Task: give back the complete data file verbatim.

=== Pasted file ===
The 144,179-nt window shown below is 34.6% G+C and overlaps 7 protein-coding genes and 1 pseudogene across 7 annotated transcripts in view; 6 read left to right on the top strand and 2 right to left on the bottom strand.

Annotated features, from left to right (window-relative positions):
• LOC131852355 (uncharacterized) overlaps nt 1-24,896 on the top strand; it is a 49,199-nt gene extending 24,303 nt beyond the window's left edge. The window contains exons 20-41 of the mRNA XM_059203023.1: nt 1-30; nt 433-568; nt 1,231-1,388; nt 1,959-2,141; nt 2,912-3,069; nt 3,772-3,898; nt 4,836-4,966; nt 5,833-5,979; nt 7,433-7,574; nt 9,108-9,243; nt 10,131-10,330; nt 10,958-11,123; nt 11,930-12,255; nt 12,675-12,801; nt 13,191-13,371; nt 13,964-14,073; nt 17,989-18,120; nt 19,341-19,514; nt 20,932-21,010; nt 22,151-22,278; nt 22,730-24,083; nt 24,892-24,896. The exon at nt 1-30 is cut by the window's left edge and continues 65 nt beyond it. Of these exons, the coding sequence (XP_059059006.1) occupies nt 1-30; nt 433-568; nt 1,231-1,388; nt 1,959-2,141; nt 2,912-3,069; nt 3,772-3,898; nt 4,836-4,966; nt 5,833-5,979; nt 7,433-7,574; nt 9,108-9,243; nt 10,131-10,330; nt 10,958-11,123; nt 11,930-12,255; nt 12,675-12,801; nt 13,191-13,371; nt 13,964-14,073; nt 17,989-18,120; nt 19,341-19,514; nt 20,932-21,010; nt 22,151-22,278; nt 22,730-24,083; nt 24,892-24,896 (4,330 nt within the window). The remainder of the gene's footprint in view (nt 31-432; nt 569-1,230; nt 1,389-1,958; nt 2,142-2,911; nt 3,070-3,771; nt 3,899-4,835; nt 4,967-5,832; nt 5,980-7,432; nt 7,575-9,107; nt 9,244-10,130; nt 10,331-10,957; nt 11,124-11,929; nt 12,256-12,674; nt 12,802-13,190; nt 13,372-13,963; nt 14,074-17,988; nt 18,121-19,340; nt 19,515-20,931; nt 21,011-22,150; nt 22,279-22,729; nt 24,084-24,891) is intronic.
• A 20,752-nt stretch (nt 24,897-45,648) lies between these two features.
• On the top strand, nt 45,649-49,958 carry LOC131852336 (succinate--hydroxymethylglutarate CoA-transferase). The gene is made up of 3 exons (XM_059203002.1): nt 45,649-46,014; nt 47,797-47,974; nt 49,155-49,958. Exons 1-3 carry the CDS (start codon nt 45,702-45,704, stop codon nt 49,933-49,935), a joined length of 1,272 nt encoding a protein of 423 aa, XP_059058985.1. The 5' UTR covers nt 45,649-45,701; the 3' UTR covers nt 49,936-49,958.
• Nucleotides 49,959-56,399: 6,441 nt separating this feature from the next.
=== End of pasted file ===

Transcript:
The 144,179-nt window shown below is 34.6% G+C and overlaps 7 protein-coding genes and 1 pseudogene across 7 annotated transcripts in view; 6 read left to right on the top strand and 2 right to left on the bottom strand.

Annotated features, from left to right (window-relative positions):
• LOC131852355 (uncharacterized) overlaps nt 1-24,896 on the top strand; it is a 49,199-nt gene extending 24,303 nt beyond the window's left edge. The window contains exons 20-41 of the mRNA XM_059203023.1: nt 1-30; nt 433-568; nt 1,231-1,388; nt 1,959-2,141; nt 2,912-3,069; nt 3,772-3,898; nt 4,836-4,966; nt 5,833-5,979; nt 7,433-7,574; nt 9,108-9,243; nt 10,131-10,330; nt 10,958-11,123; nt 11,930-12,255; nt 12,675-12,801; nt 13,191-13,371; nt 13,964-14,073; nt 17,989-18,120; nt 19,341-19,514; nt 20,932-21,010; nt 22,151-22,278; nt 22,730-24,083; nt 24,892-24,896. The exon at nt 1-30 is cut by the window's left edge and continues 65 nt beyond it. Of these exons, the coding sequence (XP_059059006.1) occupies nt 1-30; nt 433-568; nt 1,231-1,388; nt 1,959-2,141; nt 2,912-3,069; nt 3,772-3,898; nt 4,836-4,966; nt 5,833-5,979; nt 7,433-7,574; nt 9,108-9,243; nt 10,131-10,330; nt 10,958-11,123; nt 11,930-12,255; nt 12,675-12,801; nt 13,191-13,371; nt 13,964-14,073; nt 17,989-18,120; nt 19,341-19,514; nt 20,932-21,010; nt 22,151-22,278; nt 22,730-24,083; nt 24,892-24,896 (4,330 nt within the window). The remainder of the gene's footprint in view (nt 31-432; nt 569-1,230; nt 1,389-1,958; nt 2,142-2,911; nt 3,070-3,771; nt 3,899-4,835; nt 4,967-5,832; nt 5,980-7,432; nt 7,575-9,107; nt 9,244-10,130; nt 10,331-10,957; nt 11,124-11,929; nt 12,256-12,674; nt 12,802-13,190; nt 13,372-13,963; nt 14,074-17,988; nt 18,121-19,340; nt 19,515-20,931; nt 21,011-22,150; nt 22,279-22,729; nt 24,084-24,891) is intronic.
• A 20,752-nt stretch (nt 24,897-45,648) lies between these two features.
• On the top strand, nt 45,649-49,958 carry LOC131852336 (succinate--hydroxymethylglutarate CoA-transferase). The gene is made up of 3 exons (XM_059203002.1): nt 45,649-46,014; nt 47,797-47,974; nt 49,155-49,958. Exons 1-3 carry the CDS (start codon nt 45,702-45,704, stop codon nt 49,933-49,935), a joined length of 1,272 nt encoding a protein of 423 aa, XP_059058985.1. The 5' UTR covers nt 45,649-45,701; the 3' UTR covers nt 49,936-49,958.
• Nucleotides 49,959-56,399: 6,441 nt separating this feature from the next.